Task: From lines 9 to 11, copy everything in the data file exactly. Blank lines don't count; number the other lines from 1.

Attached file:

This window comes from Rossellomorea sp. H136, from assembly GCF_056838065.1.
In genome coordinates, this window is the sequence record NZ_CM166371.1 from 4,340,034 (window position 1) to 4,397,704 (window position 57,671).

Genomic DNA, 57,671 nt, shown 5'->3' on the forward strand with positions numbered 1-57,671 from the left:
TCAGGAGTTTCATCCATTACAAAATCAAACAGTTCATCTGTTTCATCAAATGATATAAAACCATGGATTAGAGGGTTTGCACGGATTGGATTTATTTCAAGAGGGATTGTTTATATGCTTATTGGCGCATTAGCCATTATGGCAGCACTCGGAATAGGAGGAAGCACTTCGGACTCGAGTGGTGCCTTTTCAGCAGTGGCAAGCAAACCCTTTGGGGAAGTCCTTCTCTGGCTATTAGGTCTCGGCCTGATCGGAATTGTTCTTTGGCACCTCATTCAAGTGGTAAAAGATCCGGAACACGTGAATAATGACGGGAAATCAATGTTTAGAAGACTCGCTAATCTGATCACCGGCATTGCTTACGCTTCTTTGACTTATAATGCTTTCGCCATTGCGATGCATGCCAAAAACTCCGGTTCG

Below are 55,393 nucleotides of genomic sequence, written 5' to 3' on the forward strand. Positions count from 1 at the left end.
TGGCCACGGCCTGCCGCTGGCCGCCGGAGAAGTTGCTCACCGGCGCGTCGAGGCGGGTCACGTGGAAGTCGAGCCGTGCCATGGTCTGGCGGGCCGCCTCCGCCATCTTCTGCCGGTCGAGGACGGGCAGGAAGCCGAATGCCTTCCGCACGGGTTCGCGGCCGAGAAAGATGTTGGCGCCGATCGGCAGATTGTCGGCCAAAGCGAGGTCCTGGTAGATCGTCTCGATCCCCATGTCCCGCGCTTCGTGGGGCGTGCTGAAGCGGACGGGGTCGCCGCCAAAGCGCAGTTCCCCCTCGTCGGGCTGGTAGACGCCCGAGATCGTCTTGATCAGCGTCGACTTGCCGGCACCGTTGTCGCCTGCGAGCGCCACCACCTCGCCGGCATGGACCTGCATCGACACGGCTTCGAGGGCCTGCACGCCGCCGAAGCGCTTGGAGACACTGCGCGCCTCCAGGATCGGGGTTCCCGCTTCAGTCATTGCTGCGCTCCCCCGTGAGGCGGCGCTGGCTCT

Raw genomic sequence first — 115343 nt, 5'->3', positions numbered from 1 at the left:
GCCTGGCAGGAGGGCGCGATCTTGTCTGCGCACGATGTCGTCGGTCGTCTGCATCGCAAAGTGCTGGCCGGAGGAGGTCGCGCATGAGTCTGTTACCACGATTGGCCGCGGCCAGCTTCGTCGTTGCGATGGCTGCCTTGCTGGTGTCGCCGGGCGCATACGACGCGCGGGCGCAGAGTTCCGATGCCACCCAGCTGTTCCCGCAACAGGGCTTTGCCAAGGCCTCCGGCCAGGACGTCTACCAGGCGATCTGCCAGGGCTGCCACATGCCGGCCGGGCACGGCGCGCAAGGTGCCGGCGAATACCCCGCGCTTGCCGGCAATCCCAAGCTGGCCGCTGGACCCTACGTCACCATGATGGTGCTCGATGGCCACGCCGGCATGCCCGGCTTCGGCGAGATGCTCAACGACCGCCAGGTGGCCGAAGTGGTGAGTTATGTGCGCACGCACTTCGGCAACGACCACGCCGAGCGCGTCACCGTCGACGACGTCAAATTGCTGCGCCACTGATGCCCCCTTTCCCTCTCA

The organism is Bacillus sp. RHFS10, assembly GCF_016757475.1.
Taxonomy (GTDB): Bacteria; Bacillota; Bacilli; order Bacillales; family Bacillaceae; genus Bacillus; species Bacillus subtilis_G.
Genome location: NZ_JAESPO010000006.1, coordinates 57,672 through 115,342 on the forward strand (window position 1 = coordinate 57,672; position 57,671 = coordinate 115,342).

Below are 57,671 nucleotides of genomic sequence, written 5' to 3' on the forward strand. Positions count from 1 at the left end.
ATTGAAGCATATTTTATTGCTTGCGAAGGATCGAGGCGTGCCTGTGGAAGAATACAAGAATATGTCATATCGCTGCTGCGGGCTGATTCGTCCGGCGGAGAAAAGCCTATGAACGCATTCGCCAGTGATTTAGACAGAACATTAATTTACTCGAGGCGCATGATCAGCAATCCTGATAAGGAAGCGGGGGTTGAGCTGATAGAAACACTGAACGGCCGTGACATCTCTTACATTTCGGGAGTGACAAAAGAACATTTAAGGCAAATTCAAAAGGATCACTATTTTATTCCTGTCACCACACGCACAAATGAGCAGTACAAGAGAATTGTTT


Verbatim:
The organism is Bacillus sp. RHFS10, assembly GCF_016757475.1.
Taxonomy (GTDB): Bacteria; Bacillota; Bacilli; order Bacillales; family Bacillaceae; genus Bacillus; species Bacillus subtilis_G.
Genome location: NZ_JAESPO010000006.1, coordinates 57,672 through 115,342 on the forward strand (window position 1 = coordinate 57,672; position 57,671 = coordinate 115,342).